When Cantor introduced his classification of multiple infinities, he was vehemently rejected by most mathematicians. Ye be warned: contemplating the continuum hypothesis can drive anyone a little mad!

How many **sets A** exist for which \(\{1,2\} \subseteq A \subseteq \{1,2,3,4,5\}\) ?

As a true connoisseur of capsaicin, you can taste the presence of every single one your \(X\) chili species distinctly in any chili sauce. So there are a LOT of chili sauces in your kitchen. In fact, your kitchen is basically filled with the \(8192\) tiny, semi-explosive chili sauce bottles you own. Why so many? -- because you have every kind of chili sauce that uses *any combination* of *any number of your chilies* (including one INSANE chili sauce that has all \(X\) of the kinds of pepper you love in it!!!! -- whenever you use it, there's a 20% chance of spontaneous combustion of the food it's put on.) You also have exactly one chililess chili sauce among the \(8192\), just to complete the set... but anyone who uses it is a dodo bird.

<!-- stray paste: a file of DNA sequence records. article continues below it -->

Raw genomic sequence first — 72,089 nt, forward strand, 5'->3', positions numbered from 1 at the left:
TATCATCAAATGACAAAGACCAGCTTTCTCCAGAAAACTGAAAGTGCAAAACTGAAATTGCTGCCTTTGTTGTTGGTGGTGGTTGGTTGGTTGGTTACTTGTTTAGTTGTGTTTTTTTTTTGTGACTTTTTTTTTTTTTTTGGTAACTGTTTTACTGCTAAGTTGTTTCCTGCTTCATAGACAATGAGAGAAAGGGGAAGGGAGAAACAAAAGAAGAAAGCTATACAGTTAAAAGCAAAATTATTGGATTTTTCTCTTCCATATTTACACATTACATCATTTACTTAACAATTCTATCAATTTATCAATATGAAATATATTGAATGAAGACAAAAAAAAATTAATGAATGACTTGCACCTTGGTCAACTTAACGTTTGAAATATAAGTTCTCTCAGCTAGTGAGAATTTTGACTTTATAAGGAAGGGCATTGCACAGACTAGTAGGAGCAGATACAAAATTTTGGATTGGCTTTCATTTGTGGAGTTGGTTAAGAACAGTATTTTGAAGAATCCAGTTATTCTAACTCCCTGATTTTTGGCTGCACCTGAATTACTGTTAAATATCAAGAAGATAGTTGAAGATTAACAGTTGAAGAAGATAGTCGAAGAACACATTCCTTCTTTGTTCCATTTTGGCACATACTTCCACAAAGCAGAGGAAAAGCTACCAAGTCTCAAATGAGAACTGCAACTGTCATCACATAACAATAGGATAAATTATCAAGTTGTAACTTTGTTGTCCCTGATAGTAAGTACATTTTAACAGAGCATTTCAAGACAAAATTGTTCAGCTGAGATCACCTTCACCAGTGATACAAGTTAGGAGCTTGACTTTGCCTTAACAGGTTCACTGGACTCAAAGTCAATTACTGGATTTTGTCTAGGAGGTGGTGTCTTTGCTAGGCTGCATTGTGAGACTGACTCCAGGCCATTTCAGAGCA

X is a subset of Y and Y is a subset of Z. Which of the following statements must be true?

(A)\(\ \ \) If 1 is in Y, then 1 is in X.

(B)\(\ \ \) If 2 is in Z, then 2 is in X.

(C)\(\ \ \) If 3 is in Z, then 3 is in Y.

(D)\(\ \ \) If 4 is in X, then 4 is in Z.

(E)\(\ \ \) None of the above.

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